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Promise McEntire, Noah Z. Schwartz; Curvature is encoded stronger than it is perceived. Journal of Vision 2006;6(6):323. doi: 10.1167/6.6.323.
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© ARVO (1962-2015); The Authors (2016-present)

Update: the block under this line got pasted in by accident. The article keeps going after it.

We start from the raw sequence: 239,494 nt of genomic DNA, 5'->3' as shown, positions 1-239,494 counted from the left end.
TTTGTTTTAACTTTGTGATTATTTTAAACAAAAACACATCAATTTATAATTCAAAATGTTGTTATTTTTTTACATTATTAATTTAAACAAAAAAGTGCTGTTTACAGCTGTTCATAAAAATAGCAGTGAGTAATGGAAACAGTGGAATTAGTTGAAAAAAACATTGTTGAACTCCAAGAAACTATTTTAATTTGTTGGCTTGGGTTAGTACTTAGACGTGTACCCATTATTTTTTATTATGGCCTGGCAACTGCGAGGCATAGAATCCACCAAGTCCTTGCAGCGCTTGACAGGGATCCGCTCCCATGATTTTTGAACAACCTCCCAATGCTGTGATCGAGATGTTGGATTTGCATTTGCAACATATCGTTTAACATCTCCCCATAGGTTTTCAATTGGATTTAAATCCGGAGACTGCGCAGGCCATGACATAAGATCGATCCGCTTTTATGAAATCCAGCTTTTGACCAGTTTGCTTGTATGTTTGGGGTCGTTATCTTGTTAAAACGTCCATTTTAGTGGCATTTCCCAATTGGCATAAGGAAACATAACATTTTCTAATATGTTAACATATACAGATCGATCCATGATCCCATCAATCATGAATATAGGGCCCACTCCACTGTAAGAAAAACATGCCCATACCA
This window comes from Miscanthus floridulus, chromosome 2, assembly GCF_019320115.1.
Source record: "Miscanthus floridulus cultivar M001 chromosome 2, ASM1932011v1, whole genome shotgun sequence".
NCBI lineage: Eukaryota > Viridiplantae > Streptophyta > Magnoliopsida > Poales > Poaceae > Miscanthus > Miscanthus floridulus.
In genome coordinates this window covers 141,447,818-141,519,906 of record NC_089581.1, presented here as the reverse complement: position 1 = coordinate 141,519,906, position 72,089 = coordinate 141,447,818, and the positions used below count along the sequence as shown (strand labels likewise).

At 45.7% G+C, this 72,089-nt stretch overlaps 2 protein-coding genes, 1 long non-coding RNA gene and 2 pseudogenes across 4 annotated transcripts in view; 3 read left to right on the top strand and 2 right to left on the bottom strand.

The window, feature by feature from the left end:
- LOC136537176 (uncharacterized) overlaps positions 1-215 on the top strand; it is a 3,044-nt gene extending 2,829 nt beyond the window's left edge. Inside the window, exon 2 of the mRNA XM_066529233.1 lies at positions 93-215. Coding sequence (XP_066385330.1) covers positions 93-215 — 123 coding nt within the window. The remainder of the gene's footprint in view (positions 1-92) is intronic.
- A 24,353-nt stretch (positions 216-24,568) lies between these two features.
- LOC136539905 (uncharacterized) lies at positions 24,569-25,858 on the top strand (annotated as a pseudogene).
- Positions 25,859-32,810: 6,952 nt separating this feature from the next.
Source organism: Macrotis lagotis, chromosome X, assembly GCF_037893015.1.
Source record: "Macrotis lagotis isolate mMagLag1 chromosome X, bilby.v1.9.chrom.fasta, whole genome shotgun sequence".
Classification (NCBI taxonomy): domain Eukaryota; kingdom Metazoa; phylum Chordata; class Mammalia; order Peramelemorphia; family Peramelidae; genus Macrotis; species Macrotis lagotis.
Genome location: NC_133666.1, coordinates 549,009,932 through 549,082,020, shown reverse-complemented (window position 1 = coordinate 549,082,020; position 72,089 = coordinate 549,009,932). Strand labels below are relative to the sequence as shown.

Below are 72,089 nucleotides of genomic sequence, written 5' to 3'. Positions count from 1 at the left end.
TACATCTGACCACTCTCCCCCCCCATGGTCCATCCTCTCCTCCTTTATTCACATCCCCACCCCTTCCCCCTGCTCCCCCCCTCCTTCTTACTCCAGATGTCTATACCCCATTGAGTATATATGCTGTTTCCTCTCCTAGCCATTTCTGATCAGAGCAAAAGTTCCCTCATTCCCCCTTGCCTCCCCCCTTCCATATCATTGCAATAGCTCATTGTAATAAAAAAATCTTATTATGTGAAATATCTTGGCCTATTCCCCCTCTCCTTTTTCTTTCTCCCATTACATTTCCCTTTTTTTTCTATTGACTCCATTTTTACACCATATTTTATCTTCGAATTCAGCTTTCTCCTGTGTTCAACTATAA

Attneave (1954) demonstrated that points of high curvature were most important for object recognition. While this conclusion has become the basis for much of modern computer vision theory, it is not consistent with psychophysical data showing that curvature, being a metric property, is not reliably perceived across viewpoints (Biederman and Bar, 1999). Having low viewpoint stability, one would not expect curvature to be a key component of a process as robust as object recognition. This weakness was further demonstrated by Foster and Gilson (2002) who, using a wire-shape discrimination task, found that changes in curvature were less discriminable than changes in the number of segments and as discriminable as segment length and angle of segment intersection (AOI). Assuming features are encoded with strength proportional to discriminability, the number of errors in a feature-dependent recall task should be inversely proportional to discriminability. This was tested using a delayed match-to-sample task in which subjects were presented with four alternatives that each differed from the target in one of the dimensions described above. Because there was no correct response, subject errors were interpreted as a reflection of the relative strength of feature encoding. Across feature contrast levels, the most errors occurred for AOI followed by length, curvature and segment number. That the relative accuracy of curvature recall is higher than curvature discriminability suggests that while human observers may not be very good at discriminating differences of curvature, information about curvature is encoded more strongly in subject memory than other features of similar discriminability.
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